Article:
Others took issue with the FDIC action altogether, not the question about what size banks could trigger such special treatment of depositors.

“The bigger question is whether, by saving big depositors from their own fecklessness, policymakers have encouraged future bad behavior.”

— Paul Krugman, economist, in his New York Times op-ed

In a Wall Street Journal commentary, “A Proven Way to Avoid Moral Hazard” in March, William Isaac, FDIC chairman from 1981 to 1985, wrote: “If the government protects every depositor in a bank failure, even those who are rich and sophisticated enough to have known better, it erodes marketplace discipline and makes banks less stable going forward.”

Pause for reflection: It’s fascinating that this debate is over federal deposit insurance — which many in the banking industry had opposed from the start.

Read more about the aftermath of the spring banking troubles:

The New Contrarian View on Moral Hazard in Banking

So, moral hazard seems cemented in. Now comes the chisel.

“We suggest that moral hazard arguments about excessive organizational risk-taking have been both overused and not used carefully enough,” authors Pernell and Jung write. “This has come with important implications for how we think about and talk about regulation.”

Their research paper begins by pointing out that much of the conventional view has been developed and espoused by financial economists. As economic sociologists, they say, they are bringing a different analytical perspective to the issue.

“The moral hazard perspective implies that regulation and markets are substitutes: The more the government tries to protect the public from the costs of organizational failures, the less likely market actors become to restrain potentially dangerous organizational behavior,” the paper says.

The authors maintain that their focus on institutional resources indicates that the relationship between market discipline and regulation is more nuanced. (One could argue that the turmoil of March demonstrated that — though without much nuance.)

They acknowledge that “exposure to government protection could dampen the intensity of the market discipline organizations face.” However, they suggest, “this is not its only possible effect, nor necessarily its most important effect.”

Pernell and Jung apply “institutional resource” theory to make their case. To put this idea succinctly, top management is under pressure to produce profits and doing so requires resources. The nut of their argument is that providing government protection in the form of deposit insurance gives banks a special ability to raise deposits, an essential fuel for the business, thus removing some of the pressure that would otherwise drive risky behavior.

The safety net means that “protected organizations tend to experience lower resource costs and greater resource stability.” Thus, the protection reduces risk-taking or, at most, has a neutral effect on banks’ behavior, they argue.

The researchers come at the debate from the view that factors like performance bonuses for top management and other employees have more of an impact on risk-taking than does government protection. The long-running sales scandals at Wells Fargo leap immediately to mind as an example of such factors contributing to things running amuck.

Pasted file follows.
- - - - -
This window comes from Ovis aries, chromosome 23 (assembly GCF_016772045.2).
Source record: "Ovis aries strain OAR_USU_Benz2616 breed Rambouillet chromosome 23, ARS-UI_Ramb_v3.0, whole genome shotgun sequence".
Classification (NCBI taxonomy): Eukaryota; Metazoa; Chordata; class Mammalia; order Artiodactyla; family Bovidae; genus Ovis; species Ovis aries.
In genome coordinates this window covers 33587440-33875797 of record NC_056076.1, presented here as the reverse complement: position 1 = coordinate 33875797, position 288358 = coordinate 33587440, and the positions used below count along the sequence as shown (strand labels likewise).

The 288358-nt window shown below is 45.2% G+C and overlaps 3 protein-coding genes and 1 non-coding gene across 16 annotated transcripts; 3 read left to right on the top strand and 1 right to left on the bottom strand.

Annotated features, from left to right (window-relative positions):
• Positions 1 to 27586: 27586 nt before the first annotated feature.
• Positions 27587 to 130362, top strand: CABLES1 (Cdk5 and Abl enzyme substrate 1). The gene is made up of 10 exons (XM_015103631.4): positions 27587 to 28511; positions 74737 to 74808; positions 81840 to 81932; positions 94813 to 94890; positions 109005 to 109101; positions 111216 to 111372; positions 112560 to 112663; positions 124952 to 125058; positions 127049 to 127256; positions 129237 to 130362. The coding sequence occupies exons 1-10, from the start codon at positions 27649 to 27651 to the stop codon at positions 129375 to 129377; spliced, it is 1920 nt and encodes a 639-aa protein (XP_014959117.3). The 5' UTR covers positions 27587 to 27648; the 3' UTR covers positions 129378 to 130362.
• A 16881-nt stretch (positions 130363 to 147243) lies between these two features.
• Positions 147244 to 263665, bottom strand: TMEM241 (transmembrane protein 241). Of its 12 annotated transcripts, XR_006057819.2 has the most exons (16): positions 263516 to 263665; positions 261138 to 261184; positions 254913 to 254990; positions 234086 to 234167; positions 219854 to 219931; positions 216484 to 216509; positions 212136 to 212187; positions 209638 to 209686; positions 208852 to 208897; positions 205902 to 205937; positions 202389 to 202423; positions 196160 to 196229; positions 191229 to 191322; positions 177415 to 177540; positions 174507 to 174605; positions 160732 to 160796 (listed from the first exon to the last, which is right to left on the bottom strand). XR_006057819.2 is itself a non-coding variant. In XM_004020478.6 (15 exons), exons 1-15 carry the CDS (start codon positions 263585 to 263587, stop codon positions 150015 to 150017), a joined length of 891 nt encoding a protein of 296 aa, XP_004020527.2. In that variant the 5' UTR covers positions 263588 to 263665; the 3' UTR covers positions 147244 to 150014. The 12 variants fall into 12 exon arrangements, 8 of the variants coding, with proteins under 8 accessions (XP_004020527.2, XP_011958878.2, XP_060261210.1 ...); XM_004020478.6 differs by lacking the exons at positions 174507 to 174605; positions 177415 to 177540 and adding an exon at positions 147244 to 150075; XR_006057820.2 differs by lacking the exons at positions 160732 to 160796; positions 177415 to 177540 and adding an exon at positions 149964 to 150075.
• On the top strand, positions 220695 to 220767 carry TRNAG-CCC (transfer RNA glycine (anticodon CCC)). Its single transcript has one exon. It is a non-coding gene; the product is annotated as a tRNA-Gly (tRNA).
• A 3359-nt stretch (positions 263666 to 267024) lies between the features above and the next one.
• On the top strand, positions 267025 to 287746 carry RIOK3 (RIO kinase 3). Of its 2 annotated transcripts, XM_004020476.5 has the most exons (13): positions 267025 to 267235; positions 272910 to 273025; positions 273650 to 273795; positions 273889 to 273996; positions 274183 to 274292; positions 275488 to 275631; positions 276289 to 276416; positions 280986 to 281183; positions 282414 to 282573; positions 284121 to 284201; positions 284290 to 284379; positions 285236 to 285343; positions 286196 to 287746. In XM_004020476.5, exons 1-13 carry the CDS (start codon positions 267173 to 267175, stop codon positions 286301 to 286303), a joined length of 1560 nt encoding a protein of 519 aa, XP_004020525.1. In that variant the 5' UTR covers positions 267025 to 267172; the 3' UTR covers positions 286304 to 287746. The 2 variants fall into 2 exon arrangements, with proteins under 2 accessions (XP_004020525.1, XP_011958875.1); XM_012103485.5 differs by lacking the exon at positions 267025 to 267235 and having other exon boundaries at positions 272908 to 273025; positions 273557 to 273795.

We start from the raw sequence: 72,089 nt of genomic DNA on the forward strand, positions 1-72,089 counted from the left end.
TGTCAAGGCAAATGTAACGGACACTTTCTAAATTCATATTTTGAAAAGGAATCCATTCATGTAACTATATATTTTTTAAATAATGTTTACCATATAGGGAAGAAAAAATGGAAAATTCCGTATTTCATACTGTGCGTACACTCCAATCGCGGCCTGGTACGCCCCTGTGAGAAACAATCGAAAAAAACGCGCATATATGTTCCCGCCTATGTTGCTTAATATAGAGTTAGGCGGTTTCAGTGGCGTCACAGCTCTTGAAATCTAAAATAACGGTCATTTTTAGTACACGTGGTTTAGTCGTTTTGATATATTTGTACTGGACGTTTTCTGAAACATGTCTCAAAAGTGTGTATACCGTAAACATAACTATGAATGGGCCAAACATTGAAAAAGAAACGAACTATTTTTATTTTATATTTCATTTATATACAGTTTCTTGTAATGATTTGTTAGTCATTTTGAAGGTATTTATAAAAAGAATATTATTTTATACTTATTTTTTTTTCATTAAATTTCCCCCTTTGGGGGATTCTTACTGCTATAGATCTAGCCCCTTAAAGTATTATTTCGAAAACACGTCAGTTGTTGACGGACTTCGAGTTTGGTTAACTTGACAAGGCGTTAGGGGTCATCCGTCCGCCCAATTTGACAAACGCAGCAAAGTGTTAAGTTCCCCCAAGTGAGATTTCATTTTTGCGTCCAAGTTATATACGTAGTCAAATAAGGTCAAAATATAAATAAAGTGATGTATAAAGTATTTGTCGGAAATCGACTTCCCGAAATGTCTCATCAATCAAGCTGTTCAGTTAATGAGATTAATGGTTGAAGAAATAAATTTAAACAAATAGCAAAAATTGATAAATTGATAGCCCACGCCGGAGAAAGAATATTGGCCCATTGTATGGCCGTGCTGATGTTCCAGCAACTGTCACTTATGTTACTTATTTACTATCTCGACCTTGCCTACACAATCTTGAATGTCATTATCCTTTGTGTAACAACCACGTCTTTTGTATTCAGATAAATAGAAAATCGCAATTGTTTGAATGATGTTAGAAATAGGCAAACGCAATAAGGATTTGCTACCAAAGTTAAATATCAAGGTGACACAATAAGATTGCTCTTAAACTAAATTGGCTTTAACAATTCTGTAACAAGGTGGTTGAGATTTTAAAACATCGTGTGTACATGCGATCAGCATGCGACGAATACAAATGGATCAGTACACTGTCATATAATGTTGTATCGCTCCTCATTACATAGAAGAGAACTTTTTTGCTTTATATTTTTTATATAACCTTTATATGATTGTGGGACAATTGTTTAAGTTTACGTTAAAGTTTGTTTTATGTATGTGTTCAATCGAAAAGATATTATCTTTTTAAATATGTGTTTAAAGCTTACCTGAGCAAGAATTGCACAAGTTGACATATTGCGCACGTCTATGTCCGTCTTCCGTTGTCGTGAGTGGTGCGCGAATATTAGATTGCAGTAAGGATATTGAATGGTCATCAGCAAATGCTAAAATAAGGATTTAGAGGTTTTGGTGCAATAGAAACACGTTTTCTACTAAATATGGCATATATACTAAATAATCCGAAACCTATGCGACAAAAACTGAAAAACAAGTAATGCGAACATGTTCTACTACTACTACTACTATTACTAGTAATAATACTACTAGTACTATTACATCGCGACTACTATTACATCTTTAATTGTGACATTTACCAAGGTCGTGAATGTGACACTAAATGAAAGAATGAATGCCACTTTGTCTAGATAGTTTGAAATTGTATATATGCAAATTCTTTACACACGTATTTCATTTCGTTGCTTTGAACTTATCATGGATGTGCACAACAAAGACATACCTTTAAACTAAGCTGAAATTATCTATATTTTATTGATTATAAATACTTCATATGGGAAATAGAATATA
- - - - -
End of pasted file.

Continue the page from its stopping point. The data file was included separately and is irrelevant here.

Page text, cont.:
Their point about banks having “lower resource costs and greater resource stability” also rings true in that this is one reason some fintechs have sought to either become banks or ultimately ended up selling to them.

Read more: Why Silence Isn’t Golden About Bank Failures

A Detailed Analysis of Factors Like Nonperforming Loans

The researchers’ paper presents a detailed statistical analysis that is beyond the space we have here. It delves into examinations of the impact, or lack thereof, on nonperforming loan levels, financial leverage and capital ratios. The paper also makes the point that differing risk cultures also play a part in how individual banks behave.

The analysis based on nonperforming loans shows a relationship between insured deposits and risk-taking, but the researchers suggest that another cause may be a play.

The statistics they used in the analysis include the period during and after the Great Recession. They reason that community banks rely decisively on insured deposits and often concentrate in small business lending, a segment that got slammed by the Great Recession.

“This may explain why nonperforming loans increased at a faster rate for banks with increased dependence on insured deposits,” the paper states.

How Do Brokered Deposits Relate to Risk-Taking?

One timely and important exception Pernell and Jung make to their core theory concerns brokered deposits. This is timely because banks are making more use of brokered certificates of deposits at the end of a long run where deposits were so easy and cheap that many began to take them for granted.

The viewpoint they take of brokered CDs is interesting. Some commentators have expressed concern about the risk of taking on the higher cost of wholesale funding such as brokered CDs. The authors see risk as well, but from a different vantage point.

Their research found that “heavier bank dependence on expensive and volatile brokered deposits was consistently linked to expanded risk-taking.”

Muddying the waters are programs that multiply deposit insurance by spreading large deposits among multiple institutions. This practice can create brokered CDs that are completely insured.

The implication is that heavier use of brokered CDs, which typically benefit less from government protection, goes hand in hand with increased risk-taking. But this results from growth pressures and not because of the federal protection.

“Expanded reliance on brokered deposits was associated with significantly greater risk-taking,” the paper states, “via higher leverage, lower regulatory capital, and greater risky lending.”

Read more: What Bankers Should Know About the Alarm Over Brokered Deposits